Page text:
Farming and Food in Africa and the Mounting Battle over Land, Water and Resource Rights
Africa is being heralded as the new frontier for commercial farming but, as governments and investors sign deals, a counter-movement of family farmers is promoting alternative pathways to development.
The International Year of Family Farming is now underway, and never before have family farmers in Africa been more under threat.
Large land deals between African governments and usually foreign (and sometimes domestic) investors have seen swathes of the countryside leased or concessioned, often for as much as 50 to 99 years. From Senegal in West Africa to Ethiopia in the Horn, and down to Mozambique in the South, land considered ‘idle’ and available has changed hands, with profound implications for local people and the environment.
With estimates ranging from 56 to 227 million hectares globally (with 60-70% of this in Africa), what is clear is that what has taken place in the past 5-10 years is a rapid transformation of landholding and agricultural systems, not seen since the colonial period. Underpinning these deals is the longstanding failure of many African states to recognise, in law and practice, the customary land rights of existing farming households and communities, and the perpetuation of the colonial legal codes that centralise control over such lands in the hands of the central state, as trustee of all unregistered property.
It is not only African land and water that is now so desirable for international investors, but also growing African consumer market demand for food. In the face of growing urbanisation and consumer demand in Africa’s cities, the challenge is to scale up production and connect small farmers to markets, lest the benefits of rising consumer demand in Africa’s cities be netted by importers and foreign supermarkets.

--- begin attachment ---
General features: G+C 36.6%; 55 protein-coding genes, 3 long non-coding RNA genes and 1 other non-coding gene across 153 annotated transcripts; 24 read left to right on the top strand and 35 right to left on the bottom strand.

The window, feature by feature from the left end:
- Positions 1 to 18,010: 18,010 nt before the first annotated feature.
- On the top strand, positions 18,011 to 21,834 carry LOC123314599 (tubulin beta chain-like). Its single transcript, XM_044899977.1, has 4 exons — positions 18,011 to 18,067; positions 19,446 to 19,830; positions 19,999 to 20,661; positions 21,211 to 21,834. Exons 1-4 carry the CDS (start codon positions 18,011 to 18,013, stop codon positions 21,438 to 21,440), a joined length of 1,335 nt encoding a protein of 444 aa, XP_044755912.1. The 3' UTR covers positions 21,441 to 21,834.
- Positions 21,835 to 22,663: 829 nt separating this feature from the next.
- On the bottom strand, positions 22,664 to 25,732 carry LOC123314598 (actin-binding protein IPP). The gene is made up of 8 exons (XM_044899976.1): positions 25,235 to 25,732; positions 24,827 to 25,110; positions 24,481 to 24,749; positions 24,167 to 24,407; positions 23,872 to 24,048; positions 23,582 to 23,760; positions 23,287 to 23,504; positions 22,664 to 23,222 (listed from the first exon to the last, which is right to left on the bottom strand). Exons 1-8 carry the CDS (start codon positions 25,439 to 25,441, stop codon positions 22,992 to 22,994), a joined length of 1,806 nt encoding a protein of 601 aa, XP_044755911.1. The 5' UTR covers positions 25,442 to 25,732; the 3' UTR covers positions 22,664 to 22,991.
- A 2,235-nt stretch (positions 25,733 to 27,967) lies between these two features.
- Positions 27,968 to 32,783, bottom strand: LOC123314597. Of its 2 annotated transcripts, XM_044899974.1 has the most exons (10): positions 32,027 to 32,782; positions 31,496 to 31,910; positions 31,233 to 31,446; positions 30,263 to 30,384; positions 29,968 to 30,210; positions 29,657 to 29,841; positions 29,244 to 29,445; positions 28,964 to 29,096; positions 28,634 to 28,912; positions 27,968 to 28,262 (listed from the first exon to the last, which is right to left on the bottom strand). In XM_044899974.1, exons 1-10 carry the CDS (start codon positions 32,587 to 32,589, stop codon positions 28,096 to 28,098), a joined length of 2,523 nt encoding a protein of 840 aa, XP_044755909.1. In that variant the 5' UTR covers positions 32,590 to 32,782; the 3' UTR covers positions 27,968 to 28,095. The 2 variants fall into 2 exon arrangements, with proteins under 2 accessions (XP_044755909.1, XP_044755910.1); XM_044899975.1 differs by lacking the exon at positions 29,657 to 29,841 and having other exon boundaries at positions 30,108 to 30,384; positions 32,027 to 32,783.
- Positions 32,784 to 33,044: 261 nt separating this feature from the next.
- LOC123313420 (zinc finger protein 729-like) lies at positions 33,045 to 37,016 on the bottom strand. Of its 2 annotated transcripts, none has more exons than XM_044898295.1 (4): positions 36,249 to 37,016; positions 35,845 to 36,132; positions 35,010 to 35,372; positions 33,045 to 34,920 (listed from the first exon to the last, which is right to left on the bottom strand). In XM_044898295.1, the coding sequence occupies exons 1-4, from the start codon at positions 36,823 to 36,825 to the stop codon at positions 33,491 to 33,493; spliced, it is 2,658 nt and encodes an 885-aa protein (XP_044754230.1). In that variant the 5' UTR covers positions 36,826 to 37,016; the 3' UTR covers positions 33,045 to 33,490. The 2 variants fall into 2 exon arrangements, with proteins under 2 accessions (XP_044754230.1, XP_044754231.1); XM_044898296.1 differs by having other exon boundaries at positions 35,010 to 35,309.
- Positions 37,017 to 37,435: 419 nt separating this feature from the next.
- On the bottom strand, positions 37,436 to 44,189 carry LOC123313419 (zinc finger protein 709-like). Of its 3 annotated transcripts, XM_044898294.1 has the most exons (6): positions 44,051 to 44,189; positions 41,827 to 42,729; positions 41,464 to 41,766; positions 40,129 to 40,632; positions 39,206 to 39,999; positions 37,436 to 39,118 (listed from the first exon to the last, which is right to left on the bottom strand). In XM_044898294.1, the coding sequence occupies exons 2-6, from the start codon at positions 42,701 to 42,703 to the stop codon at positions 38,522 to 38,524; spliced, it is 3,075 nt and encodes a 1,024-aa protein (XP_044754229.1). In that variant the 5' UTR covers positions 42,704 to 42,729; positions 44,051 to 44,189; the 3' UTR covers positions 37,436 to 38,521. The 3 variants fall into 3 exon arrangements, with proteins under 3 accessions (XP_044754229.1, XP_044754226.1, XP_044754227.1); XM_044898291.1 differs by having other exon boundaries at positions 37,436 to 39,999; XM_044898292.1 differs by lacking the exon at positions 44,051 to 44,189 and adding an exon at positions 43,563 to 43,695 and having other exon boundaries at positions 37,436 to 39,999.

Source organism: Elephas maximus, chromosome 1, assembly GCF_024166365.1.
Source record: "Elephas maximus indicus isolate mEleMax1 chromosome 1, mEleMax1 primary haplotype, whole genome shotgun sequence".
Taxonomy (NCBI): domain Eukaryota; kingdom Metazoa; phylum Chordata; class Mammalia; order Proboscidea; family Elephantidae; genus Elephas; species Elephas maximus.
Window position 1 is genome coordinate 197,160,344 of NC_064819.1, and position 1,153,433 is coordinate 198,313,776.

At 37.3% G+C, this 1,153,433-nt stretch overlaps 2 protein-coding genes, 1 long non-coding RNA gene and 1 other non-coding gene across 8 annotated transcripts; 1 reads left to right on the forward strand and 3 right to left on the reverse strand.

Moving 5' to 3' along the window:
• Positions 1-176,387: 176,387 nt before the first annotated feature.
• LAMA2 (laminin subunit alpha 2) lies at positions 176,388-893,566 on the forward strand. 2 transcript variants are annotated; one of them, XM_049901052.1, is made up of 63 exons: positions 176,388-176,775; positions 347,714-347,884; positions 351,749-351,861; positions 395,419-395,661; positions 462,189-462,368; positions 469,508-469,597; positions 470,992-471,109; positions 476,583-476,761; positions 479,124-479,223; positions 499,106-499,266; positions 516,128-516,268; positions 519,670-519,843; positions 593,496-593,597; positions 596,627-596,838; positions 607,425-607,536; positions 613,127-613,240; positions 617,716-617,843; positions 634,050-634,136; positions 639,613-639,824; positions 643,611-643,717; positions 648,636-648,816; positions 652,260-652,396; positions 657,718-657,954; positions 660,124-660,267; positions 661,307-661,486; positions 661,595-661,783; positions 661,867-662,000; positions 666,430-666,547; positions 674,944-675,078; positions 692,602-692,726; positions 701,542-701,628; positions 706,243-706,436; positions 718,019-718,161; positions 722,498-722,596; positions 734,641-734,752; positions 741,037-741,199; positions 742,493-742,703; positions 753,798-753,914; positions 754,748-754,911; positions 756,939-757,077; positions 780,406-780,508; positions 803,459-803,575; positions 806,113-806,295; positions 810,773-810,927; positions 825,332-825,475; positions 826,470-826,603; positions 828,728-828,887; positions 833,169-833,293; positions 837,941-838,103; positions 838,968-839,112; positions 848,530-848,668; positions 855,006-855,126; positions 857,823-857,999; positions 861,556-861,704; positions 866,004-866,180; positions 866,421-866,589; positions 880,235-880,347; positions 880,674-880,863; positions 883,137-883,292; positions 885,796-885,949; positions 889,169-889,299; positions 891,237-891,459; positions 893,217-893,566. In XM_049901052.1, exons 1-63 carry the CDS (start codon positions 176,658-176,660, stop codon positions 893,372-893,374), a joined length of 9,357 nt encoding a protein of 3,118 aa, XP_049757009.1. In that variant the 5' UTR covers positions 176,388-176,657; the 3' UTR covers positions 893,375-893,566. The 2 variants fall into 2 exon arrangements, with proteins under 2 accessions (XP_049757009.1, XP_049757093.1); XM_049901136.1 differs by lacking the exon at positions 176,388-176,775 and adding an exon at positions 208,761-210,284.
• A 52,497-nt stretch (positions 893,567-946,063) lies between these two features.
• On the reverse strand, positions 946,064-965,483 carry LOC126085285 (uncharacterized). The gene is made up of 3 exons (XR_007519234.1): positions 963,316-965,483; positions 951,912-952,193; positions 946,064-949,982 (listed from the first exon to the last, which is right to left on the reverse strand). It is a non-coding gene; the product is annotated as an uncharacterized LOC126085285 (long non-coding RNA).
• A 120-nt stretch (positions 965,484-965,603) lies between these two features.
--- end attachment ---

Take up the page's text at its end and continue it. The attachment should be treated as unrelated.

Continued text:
The ‘land grab’ raises questions not only about land rights and transparency in investment, but also what constitutes inclusive agricultural development and how to bring it about. With growing urgency among development institutions globally to arrive at agreement on how to stop land grabs while still promoting investment, the stakes are high.
Replace the farmers?
At a recent meeting of the Economic and Monetary Community of Central Africa (CEMAC), parliamentarians and small-scale farmers from across this resource-rich region butted heads over what kind of investment was needed. The Vice President of the Pan African Parliament, Honourable Roger Nkodo Dang of Cameroon, presented an argument in favour of the ‘industrialization’ and commercialisation of agriculture:
“We really need to attract investments in the agricultural sector… It is very important for us to work to find the solution for food shortage that we have. Most African countries have an old-fashioned agriculture. The industrialization of agriculture is very important. We need to have great areas of land to use agriculture. We see that when Africans do agriculture, it is not the type of agriculture that is bringing development. We have great, great areas of forests, and we need to work so that we can use those lands. How can we reconcile this development with the people who are in rural areas?”
Discourses such as these ignore the inevitable tensions that arise: clear-cutting tropical forests to make way for palm oil plantations destroys carbon sinks; removing local farmers to make way for commercial plantations might enable efficient food production for global markets, while undermining the food security of local people. Often the presumed outcome is that African farmers will become wage workers on their own land, yet most assessments – including The World Bank’s 2011 report on ‘rising investor interest’ in agriculture (1) – have found that they are inevitably worse off as workers than as self-employed farmers. Yet there are emerging answers, coming from Africa’s farmers themselves.